In 1898 Caesar Hochstetter, an arranger, composer and critic, published an article entitled "Noch einmal Max Reger" in a music magazine (Die Redenden Künste 5 nr. 49, s. 943 f). Caesar recommends Reger as "a highly talented young composer" to the publishers. Reger then thanks Hochstetter with the dedications of his Op. 25 and 34.[1]

Reception[edit]

He had an acrimonious relationship with Rudolf Louis, the music critic of the Münchener Neueste Nachrichten, who usually had negative opinions of his compositions. After the first performance of the Sinfonietta in A major, Op. 90, on 2 February 1906, Louis wrote a typically negative review on 7 February. Reger wrote back to him: "Ich sitze in dem kleinsten Zimmer in meinem Hause. Ich habe Ihre Kritik vor mir. Im nächsten Augenblick wird sie hinter mir sein!" ("I am sitting in the smallest room of my house. I have your review before me. In a moment it will be behind me!").[2]

Notes[edit]

  1. ^ "Max Reger Chronology". Max Reger Chronology 1898. Max Reger Institute. Retrieved 2 October 2012. 
  2. ^ Nicolas Slonimsky, Lexicon of Musical Invective, second edition (New York: Coleman-Ross 1965; paperback reprints, New York and London: W. W. Norton & Company, 1965, reissued 2000. ISBN 9780393320091; Washington Paperbacks WP-52. Seattle: University of Washington Press, 1969, reissued 1974, 1975, 1978, 1981, 1984, 1990. ISBN 9780295785790.), p. 139, also quoted in Fuguemasters and Humormykind. Retrieved 5 April 2013

References[edit]

Further sources[edit]

Bibliography
  • Albright, Daniel, ed. (2004), Modernism and music: an anthology of sources. University of Chicago Press. ISBN 0-226-01266-2.
  • Anderson, Christopher (2003). Max Reger and Karl Straube: Perspectives on an Organ Performing Tradition. Aldershot, Hampshire: Ashgate Publishing. ISBN 0-7546-3075-7.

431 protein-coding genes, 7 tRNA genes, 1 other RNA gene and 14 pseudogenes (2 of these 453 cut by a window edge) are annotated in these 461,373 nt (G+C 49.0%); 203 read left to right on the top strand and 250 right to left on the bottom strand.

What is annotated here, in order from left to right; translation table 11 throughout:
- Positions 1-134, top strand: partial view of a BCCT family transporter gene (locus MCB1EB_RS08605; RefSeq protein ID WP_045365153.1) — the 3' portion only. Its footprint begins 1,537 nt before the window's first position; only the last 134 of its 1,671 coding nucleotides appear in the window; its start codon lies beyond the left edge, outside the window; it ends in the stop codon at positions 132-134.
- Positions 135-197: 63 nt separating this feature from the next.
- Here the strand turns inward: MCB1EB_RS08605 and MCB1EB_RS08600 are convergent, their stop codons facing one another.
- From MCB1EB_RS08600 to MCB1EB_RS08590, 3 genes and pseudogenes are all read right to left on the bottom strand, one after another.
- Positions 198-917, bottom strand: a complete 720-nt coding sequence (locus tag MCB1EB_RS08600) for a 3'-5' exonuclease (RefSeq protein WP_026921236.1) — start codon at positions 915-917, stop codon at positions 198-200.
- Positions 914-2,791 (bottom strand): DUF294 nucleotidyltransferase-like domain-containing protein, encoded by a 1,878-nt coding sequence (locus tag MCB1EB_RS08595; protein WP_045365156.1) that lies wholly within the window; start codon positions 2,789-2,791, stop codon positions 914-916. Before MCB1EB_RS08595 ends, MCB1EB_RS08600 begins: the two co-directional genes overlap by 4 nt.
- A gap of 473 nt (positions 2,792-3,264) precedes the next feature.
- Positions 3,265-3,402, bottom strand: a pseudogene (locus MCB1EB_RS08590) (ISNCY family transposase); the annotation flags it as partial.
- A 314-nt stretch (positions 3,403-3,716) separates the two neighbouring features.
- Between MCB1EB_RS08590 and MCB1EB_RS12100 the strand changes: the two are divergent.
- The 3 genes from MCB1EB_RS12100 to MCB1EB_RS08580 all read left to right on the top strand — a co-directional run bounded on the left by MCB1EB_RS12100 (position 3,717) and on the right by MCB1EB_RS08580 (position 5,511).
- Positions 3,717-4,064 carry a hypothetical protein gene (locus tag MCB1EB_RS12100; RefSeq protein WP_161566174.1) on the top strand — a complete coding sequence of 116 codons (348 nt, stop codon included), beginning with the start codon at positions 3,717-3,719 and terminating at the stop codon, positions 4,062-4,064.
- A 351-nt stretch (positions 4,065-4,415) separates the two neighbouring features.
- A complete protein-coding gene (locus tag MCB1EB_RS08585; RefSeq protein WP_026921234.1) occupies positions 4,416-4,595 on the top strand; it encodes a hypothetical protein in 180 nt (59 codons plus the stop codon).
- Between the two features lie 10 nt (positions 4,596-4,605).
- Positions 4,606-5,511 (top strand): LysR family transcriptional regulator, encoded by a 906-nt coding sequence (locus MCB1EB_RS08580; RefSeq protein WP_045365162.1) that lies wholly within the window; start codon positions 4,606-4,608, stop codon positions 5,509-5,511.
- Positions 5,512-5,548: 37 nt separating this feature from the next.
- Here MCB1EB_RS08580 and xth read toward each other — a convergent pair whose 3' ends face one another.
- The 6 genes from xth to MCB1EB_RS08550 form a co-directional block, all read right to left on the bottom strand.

• Bittmann, Antonius (2004). Max Reger and Historicist Modernisms. Baden-Baden: Koerner. ISBN 3-87320-595-5.
  • Cadenbach, Rainer (1991). Max Reger und Seine Zeit. Laaber: Laaber-Verlag. ISBN 3-89007-140-6.
  • Grim, William (1988). Max Reger: A Bio-Bibliography. Westport, Connecticut: Greenwood Press. ISBN 0-313-25311-0.
  • Häfner, Roland (1982). Max Reger, Klarinettenquintett op. 146. Munich: W. Fink Verlag. ISBN 3-7705-1973-6.
  • Liu, Hsin-Hung (2004). "A Study on Compositional Structure in Max Reger Phantasie für Orgel über den Choral, "Hallelujah! Gott zu loben, bleibe meine Seelenfreud!"" D.M.A. dissertation. Seattle: University of Washington.
  • Mead, Andrew (2004). "Listening to Reger". The Musical Quarterly 87, no. 4 (Winter): 681–707.
  • Mercier, Richard (2008). The Songs of Max Reger: A Guide and Study. Lanham, Maryland: Scarecrow Press. ISBN 978-0-8108-6120-6.
  • Reger, Elsa von Bagenski (1930). Mein Leben mit und für Max Reger: Erinnerungen von Elsa Reger. Leipzig: Koehler & Amelang.
  • Reger, Max (2006). Selected Writings of Max Reger, edited and translated by Christopher Anderson. New York: Routledge. ISBN 0-415-97382-1.
  • Schreiber, Ottmar, and Ingeborg Schreiber (1981). Max Reger in seinen Konzerten, 3 vols. Veröffentlichungen des Max-Reger-Institutes (Elsa-Reger-Stiftung) 7. Bonn: Dümmler. ISBN 3-427-86271-2.
  • Williamson, John (2001). "Reger, (Johann Baptist Joseph) Max(imilian)". The New Grove Dictionary of Music and Musicians, second edition, edited by Stanley Sadie and John Tyrrell. London: Macmillan Publishers.
Filmography
  • Max Reger - Music as a perpetual state, documentary by Andreas Pichler and Ewald Kontschieder, Miramonte Film 2002

External links[edit]

Performed by Ulrich Metzner

Performed by Andriy Bondarenko

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Recordings[edit]

Music scores[edit]